Politicizing the Courts and Undermining the Law: A Legal History of Colonial North Carolina, 1660-1775

BY William E. Nelson

This Article is the first monographic history of the legal output of colonial North Carolina courts. Based on an examination of voluminous manuscript court records, it concludes that a fragile legal system developed during the first half-century of the existence of an initially small colony on the banks of the Albemarle Sound. Just as that legal system was gaining solid footing in the late 1720’s however, it was destroyed when a sitting governor politicized it. The rule of law was slowly restored over the next quarter-century in the eastern portions of colonial North Carolina, and the legal system functioned effectively there during the last two decades before the American Revolution. But the vast geographic expanse of the colony, together with its ethnic and religious diversity, prevented the courts from governing western frontiers in depth. Instead, they confronted a series of riots in the 1760’s that culminated in open rebellion in the 1770’s. Although the then-governor successfully led an army against the rebels, that army could not sufficiently subdue them to enable the judges of the Supreme Court to meet regularly and govern the western regions. The article thereby shows that effective enforcement of law depends on more than brute force; it requires the consent and support of local communities.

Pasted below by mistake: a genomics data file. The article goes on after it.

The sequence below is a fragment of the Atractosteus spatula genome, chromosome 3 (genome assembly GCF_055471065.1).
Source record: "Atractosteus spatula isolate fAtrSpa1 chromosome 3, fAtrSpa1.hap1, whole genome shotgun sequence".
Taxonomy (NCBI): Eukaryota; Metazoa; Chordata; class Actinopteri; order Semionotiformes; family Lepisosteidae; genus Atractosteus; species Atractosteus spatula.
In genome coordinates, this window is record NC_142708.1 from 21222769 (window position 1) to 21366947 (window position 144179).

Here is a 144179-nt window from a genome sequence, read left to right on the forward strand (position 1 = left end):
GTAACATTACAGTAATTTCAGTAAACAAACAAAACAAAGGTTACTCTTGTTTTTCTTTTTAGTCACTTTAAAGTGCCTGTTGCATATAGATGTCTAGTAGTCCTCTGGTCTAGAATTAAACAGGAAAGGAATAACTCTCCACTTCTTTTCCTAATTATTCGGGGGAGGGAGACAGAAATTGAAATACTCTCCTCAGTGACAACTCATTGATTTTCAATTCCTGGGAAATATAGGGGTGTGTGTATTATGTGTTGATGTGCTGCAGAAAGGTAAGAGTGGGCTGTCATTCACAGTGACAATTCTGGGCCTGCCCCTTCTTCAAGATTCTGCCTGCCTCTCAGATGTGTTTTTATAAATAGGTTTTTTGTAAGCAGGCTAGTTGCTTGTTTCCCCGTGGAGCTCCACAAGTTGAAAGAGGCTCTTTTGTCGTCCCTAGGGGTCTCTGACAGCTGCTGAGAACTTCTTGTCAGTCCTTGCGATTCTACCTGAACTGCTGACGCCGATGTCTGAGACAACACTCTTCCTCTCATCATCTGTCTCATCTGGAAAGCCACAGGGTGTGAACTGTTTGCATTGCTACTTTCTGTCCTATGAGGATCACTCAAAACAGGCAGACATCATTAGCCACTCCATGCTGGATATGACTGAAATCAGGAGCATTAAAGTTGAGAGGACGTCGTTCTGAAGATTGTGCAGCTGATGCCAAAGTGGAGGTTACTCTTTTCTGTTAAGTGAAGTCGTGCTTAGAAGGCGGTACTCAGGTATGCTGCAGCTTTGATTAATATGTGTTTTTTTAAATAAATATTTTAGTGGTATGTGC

DOWNLOAD PDF | 88 N.C. L. Rev. 2133 (2010)